However, for all it’s strangeness and just plain different-ness, things are still the same. There is a casual bigotry that is plain to see, dependent on a creature’s “intelligence assessment” (mockingly known as an “InAss” rating), often which is built into a creature’s decanting. For instance, a hominin known as “Blessed” are decanted to fill particular service roles – such as a chef – and insomuch, can only speak of things associated with their job: the chef can only speak of food and food preparation. Mounts – creatures considered low on the InAss rating, can only speak words that are mono-syllabic. The beings in those bodies may have more complex thoughts and feelings, but they cannot express them.

The novel introduces us to Destry, a hominin decanted to be a ranger with the Environmental Rescue Team (ERT) on Sasky, who, along with her moose mount, Whistle, patrol the Maskwa continent taking readings on her organic sensors and ensuring that the developing planet is kept in strict environmental balance per the guidelines of Verdance, the corporation responsible for Sasky’s terraformation. But when Destry and her team stumbles across a clandestine community of h. archaeans – a subspecies of h. diversus built during the first phase of the terraforming operation that was supposed to have died out a thousand years earlier –  that the social balance of Sasky is thrown into turmoil, both morally and politically.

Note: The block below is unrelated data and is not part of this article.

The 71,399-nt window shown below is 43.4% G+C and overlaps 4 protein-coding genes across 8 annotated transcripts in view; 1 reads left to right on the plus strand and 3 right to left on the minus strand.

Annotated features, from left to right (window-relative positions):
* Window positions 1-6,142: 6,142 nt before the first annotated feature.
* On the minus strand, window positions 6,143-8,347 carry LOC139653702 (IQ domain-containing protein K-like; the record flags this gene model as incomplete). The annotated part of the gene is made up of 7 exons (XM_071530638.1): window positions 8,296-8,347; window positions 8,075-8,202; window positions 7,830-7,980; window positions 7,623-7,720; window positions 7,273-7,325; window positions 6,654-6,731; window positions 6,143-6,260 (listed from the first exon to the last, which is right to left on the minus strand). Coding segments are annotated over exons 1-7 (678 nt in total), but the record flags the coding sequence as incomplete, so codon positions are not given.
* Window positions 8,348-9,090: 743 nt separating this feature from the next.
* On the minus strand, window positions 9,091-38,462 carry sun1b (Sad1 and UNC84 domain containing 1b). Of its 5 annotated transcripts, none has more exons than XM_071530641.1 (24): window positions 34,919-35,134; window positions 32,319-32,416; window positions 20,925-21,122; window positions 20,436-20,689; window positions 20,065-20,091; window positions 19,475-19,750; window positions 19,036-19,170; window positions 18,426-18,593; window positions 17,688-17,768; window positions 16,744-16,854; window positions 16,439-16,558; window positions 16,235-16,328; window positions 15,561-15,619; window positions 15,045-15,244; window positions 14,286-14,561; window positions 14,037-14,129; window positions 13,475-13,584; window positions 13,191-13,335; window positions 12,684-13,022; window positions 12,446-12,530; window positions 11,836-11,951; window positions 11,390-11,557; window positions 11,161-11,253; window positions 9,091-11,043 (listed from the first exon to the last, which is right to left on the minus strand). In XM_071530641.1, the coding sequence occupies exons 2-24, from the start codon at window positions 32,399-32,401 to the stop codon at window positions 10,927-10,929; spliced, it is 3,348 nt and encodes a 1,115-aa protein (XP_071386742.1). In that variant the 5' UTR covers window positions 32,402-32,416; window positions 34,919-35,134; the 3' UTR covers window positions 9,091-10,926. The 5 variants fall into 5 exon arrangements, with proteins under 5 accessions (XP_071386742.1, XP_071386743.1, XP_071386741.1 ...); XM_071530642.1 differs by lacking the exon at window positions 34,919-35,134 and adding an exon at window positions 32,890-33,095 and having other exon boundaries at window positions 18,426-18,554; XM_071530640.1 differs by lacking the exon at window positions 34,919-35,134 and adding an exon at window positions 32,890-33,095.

Women's History Month Terraformers author Annalee Newitz
Annalee Newitz

The Terraformers is a sparkling, ingenious novel that almost fairy-tale delights at the character level (I mean, talking naked mole rats!) and yet carries a lot of emotional punch as corporate greed, gentrification, social bias, discrimination and pettiness show us that the future is not all that different from the present – but also that grassroots revolution, thinking outside the norm, and caring beyond yourself can still go far in winning the day, despite the cost. This book is in turn mind-blowing, endearing, and enraging; no, strike that – it’s all those things but constantly mind-blowing (oh, my gosh, Whistle’s story arc is in and of itself amazing). It’s definitely worth checking out.

—Sharon Browning

Other LitStack Resources

Be sure and look at our other LitStack Recs for our recommendations on books you should read, as well as these reviews by Lauren Alwan, and these reviews by Sharon Browning.